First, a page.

A post exhibition survey was conducted by @WokinghamRegneration but this simply asked questions about, assuming we do this what trees would you like and should the buildings be all the same in a row. I had to ask them specifically where state negative comments, they said we can put it anywhere. Many people did. But it was not obvious. It did not ask directly for people to approve or reject the key areas of dispute, apply a financial value to them. The results were absolutely fascicle. As you looked down the stats between about 120 and 220 they seemed to have been filled in in batches of four by supporters who could not be bothered to even pretend to be someone else. Also the survey drew on every one of the many lovely features they ask us if we liked. Which we did. Like a nice painting that I'm your willing to buy. The Summary used very odd measurements based on how many features we liked. The whole survey was a list of likeable features and nothing about choices about the things we don't.

My conclusion (Which matches that of the National Audit Office) is that there was no appropriate pre-consultation.

If you do not feel that there was an appropriate consultation and think there should be one then please sign the petition calling for there to be one.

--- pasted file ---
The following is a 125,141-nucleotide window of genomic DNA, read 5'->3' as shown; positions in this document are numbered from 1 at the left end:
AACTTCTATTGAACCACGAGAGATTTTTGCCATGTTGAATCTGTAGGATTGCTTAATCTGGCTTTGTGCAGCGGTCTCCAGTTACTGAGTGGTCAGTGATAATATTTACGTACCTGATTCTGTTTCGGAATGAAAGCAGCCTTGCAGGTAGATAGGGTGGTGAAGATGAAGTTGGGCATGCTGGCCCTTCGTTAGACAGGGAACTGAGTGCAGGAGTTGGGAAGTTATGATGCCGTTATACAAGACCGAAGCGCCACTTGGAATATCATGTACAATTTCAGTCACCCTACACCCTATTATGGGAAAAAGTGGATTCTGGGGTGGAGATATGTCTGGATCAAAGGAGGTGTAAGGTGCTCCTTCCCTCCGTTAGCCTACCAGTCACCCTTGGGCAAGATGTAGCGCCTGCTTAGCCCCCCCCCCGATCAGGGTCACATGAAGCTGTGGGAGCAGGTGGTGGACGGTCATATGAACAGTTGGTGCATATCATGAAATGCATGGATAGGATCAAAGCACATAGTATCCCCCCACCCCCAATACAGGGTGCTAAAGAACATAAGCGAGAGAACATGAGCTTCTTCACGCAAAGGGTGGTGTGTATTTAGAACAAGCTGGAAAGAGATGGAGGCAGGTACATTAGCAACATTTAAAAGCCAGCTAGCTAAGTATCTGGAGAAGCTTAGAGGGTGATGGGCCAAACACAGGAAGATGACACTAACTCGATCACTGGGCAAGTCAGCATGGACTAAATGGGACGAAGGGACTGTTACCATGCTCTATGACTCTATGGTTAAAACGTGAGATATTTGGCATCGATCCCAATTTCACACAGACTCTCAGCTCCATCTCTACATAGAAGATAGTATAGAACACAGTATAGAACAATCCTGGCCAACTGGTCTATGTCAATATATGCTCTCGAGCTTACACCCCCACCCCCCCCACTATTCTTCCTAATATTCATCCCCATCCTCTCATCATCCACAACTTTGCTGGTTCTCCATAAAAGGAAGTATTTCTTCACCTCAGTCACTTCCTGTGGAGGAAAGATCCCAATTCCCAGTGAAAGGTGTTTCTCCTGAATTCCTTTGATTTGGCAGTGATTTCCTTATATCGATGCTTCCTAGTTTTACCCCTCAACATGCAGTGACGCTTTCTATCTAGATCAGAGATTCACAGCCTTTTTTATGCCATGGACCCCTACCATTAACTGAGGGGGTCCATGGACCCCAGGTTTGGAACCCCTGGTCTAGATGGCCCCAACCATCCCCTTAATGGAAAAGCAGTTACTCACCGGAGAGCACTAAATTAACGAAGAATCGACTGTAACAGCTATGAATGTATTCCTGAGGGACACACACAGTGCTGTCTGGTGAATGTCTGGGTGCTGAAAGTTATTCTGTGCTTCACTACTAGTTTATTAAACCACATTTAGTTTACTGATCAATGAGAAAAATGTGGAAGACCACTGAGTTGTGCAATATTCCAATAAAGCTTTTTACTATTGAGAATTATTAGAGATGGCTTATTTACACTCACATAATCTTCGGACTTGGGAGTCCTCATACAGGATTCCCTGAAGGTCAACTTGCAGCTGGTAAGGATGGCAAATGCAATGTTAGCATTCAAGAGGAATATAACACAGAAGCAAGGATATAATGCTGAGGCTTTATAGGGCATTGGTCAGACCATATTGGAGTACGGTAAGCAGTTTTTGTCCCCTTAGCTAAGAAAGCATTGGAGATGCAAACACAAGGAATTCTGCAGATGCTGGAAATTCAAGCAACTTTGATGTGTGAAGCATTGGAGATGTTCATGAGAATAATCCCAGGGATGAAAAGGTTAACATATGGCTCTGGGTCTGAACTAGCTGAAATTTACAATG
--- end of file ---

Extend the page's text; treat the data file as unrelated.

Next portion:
Open interview. Real views.


  1. There was also a public consultation in 2010 - the results are still on the WBC website - link here

    I agree with your stated concerns regarding the WEL but not about the consultation process. We have all had plenty of opportunity to comment but, in true Wokingham style, most have not bothered prefering to stick to the 'It'll never happen' or 'heard it all before' line. Well it is going to happen, and with, I believe, public support (and, yes, I've seen all the negative comments in the press and elsewhere but sadly that is typical of folk round here). I was born in this town 50 years ago and I've seen its gradual but steady decline, thanks in no small part to the negative attitude of my fellow Wokinghamites. Our town deserves and desparately needs regeneration. Without it, Wokingham will die, squashed between Reading and Bracknell. The current proposals amy not be perfect, and certainly the method of delivery is questionable, but Wokingham folk need to 'own' this project not stick their heads in the sand and continually deride it.

    1. I moved here 13 years ago because I liked it. Wokingham has steadily been listed as a'best place to live' for the last ten years. Not Reading or Bracknell people seem to be bench marking as a goal. They could always move there.

      I would have to disagree with you about public sentiment. Just ask 5 random people. Inform them of the facts first though. Don't just say 'Do you think Wokingham town center needs a revamp. Bit like asking someone if they would like a new car. Then tell them they will be paying £400 / month on it for the next 4 years and miss out on a local school. They will get things back into perspective pretty quick.

  2. I managed to speak to a member of public who was on the 2010 'consultation'. Apparently not a consultation. More, if you were going to build on Elms, how would you like it. The consultation had no impact on the scope and value.